MOVIE REVIEW: The Post
THE POST-- 3 STARS
There is a stream of visual exposition scenes at the beginning of The Post that detail how former Vietnam War military analyst Daniel Ellsberg, played by Matthew Rhys, absconds what would come to be known as the Pentagon Papers. Part of the tedious process involves Ellsberg and his partner Anthony Russo photocopying the 47 volumes of documents after hours in secret, a minefield of paperwork and a haybale of secrets. With tight zooms under searing fluorescent lights probing the workplace machinery from cinematographer Janusz Kaminski and laser-sharp editing from Michael Kahn and Sarah Broshar to make every lighted Xerox pass look like a blade of righteousness cutting through decades of corruption, Steven Spielberg and his esteemed team of regular artistic collaborators can even make a copy machine look ominous and intimidating.
What isn’t ominous or intimidating, unfortunately, is the film itself. The Post is a verbal spat of clamored principles built with high-minded desire and inconsistent heft. To borrow the copy machine from above, the criticism of The Post could match this website’s review of his Bridge of Spies to the letter and beat. Matching that 2015 espionage drama, this new film is technically sound, safe, and on message, all worthy credits. However, just like Bridge of Spies, The Post is not a challenge for Spielberg or anyone involved. Considering the subject matter and cited history involved, a little provocation could have gone a long way.
The Post outlines the behind-the-scenes actions and decisions of The Washington Post in 1971. After receiving 43 volumes of the lifted study from Ellsberg, Neil Sheehan of The New York Times scooped the world on June 13th by publishing its first article documenting decades of questionable government involvement in the Vietnam War spanning four Presidents from Nixon to Eisenhower. The wave of protests, controversies, and lawsuits set off by The New York Times has every other outlet scrambling to follow-up and expand on the story. Washington Post editor Ben Bradlee, played by top-billed Tom Hanks, leads a newsroom of diligent reporters looking for their own leads and back channels.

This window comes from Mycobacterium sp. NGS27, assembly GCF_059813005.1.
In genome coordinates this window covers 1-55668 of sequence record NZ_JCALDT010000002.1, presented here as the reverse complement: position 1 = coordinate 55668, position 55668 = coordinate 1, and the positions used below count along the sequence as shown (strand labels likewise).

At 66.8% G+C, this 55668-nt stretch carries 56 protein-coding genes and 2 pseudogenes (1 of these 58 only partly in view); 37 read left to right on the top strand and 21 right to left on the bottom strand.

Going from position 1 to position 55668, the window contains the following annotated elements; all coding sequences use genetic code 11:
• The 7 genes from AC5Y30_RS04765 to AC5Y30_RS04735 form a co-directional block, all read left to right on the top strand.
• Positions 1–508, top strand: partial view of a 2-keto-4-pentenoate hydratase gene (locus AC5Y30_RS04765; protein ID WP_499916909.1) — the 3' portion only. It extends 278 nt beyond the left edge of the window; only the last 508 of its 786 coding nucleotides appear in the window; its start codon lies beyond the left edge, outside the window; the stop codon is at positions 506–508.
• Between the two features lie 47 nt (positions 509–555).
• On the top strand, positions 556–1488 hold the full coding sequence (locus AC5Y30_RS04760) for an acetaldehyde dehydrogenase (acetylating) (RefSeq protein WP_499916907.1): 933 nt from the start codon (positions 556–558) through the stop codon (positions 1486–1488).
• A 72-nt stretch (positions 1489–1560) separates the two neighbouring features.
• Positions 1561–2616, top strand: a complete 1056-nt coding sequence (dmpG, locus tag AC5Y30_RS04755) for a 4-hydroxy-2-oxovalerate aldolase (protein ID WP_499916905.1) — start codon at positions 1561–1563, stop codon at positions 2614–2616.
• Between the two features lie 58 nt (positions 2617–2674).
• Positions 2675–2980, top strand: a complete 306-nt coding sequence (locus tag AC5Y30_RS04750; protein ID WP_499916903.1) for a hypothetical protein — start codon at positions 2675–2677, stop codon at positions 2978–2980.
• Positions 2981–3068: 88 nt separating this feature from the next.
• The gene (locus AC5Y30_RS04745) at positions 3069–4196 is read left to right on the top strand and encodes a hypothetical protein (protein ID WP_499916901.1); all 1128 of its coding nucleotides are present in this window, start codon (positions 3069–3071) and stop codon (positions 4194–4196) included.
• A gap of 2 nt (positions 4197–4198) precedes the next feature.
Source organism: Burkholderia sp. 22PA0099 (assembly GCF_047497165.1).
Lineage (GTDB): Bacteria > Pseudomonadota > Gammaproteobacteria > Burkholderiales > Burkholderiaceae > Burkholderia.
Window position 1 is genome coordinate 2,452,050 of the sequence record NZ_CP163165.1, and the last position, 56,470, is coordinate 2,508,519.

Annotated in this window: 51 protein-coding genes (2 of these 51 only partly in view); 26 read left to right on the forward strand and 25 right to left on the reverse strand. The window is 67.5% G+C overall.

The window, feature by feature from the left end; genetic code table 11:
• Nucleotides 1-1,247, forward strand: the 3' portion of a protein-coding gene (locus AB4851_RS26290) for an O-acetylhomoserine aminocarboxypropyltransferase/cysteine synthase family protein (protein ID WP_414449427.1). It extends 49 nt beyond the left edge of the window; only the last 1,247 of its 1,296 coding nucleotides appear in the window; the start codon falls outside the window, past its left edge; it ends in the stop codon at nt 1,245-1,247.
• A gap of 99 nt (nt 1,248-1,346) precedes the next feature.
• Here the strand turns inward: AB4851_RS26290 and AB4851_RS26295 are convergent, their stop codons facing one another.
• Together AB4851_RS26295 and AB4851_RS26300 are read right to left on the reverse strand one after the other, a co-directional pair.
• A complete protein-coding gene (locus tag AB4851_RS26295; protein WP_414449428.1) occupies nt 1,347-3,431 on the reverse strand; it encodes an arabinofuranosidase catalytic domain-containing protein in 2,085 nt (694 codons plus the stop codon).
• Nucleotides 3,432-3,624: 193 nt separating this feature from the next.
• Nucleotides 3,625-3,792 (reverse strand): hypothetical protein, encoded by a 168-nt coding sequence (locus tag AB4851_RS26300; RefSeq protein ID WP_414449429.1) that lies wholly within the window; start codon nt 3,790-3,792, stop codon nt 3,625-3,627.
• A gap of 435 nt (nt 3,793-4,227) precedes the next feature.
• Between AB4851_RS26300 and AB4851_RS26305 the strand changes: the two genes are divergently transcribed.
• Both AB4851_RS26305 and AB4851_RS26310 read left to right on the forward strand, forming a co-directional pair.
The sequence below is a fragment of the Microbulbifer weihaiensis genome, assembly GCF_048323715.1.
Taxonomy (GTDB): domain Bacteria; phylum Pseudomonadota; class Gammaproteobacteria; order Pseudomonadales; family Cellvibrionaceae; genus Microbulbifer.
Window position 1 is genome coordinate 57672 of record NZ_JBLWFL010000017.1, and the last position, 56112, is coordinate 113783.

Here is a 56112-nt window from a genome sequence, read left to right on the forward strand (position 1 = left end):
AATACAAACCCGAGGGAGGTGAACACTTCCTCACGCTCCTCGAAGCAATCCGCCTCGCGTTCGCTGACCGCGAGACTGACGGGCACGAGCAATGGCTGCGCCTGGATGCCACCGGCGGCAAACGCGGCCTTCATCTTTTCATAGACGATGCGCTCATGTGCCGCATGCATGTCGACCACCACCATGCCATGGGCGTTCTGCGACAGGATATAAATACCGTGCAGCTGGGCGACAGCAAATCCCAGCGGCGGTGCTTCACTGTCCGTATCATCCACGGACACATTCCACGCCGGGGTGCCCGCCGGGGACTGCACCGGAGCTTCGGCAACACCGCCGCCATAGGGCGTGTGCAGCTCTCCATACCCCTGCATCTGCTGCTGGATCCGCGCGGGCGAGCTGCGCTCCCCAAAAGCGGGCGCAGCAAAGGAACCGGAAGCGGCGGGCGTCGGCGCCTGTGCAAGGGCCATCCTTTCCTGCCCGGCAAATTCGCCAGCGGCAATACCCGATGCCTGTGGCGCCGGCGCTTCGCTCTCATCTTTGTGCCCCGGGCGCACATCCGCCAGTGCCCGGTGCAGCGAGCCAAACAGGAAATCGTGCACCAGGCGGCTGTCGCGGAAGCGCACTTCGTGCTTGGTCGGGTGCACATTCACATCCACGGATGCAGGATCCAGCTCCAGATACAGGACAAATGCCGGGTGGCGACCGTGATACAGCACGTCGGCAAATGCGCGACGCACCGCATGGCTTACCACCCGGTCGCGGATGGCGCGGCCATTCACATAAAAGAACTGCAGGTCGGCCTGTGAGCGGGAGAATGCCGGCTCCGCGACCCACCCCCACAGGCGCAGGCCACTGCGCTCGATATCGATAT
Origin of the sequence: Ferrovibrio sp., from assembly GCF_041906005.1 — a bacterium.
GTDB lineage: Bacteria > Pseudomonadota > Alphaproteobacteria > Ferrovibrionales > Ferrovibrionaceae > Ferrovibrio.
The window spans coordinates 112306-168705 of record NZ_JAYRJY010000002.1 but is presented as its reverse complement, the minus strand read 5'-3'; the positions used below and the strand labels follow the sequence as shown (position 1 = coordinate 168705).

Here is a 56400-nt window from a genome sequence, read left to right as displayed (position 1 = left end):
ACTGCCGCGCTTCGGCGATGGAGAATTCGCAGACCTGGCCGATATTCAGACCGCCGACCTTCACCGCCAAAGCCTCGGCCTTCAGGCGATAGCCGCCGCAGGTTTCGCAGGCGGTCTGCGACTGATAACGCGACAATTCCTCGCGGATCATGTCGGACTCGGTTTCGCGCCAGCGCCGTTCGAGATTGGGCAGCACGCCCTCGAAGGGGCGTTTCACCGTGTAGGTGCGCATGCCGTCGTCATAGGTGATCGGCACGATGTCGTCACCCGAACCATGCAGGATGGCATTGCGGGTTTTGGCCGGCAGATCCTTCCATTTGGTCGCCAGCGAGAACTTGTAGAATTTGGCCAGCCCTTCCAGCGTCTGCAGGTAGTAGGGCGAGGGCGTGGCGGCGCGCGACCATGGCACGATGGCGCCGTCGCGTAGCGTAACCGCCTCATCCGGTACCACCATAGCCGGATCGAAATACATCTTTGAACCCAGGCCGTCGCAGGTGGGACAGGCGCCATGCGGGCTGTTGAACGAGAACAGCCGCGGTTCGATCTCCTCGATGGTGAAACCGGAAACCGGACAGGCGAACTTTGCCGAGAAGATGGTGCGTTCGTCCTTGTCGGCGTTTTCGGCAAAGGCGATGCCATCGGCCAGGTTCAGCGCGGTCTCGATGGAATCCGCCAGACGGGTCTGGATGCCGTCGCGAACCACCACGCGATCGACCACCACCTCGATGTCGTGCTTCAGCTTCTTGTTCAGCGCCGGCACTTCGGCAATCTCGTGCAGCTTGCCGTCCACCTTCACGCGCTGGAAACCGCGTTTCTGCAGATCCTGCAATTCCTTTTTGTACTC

The Nixon administration threatens espionage felonies towards Ellsberg and Russo as well as injunctions on The Times to cease publication of classified secrets. Fearing similar convictions and reprisal Post board members and legal counsel (embodied by Bradley Whitford, Tracy Letts, and Jesse Plemons) urge the controlling publisher Kay Graham (co-headliner Meryl Streep) to avoid this line of reporting. The pressure is coming at a time when her family-owned newspaper is on the cusp of becoming a stabilizing IPO on the American Stock Exchange. Making matters more difficult, Kay is a long-time personal friend of Secretary of Defense Robert McNamara (Bruce Greenwood), the embroiled Cabinet member responsible for the Pentagon Papers.
It is plain to see that this film wants to assert itself to be a spiritual prequel to the classic All the President’s Men. The suspense hangs on the tension of shared landline calls, but nowhere near the Pakula masterpiece. Interwoven archival media footage and period-era sound bytes try to give The Post a JFK Lite feel and the sound mix from Gary Rydstrom and his team transform the cranks of a printing press and the pressing of typewriter keys into a staccato to punctuate scenes when needed. For the second Spielberg film in a row, John Williams’s score is predominantly unmemorable and underplayed, especially in the middle section of the film. Save for extended pieces in the opening and closing credits where Williams’s punchy brass and strings are stern, the small talk minutiae and ego posturing of boardrooms, back office, and living rooms overfill the audio air.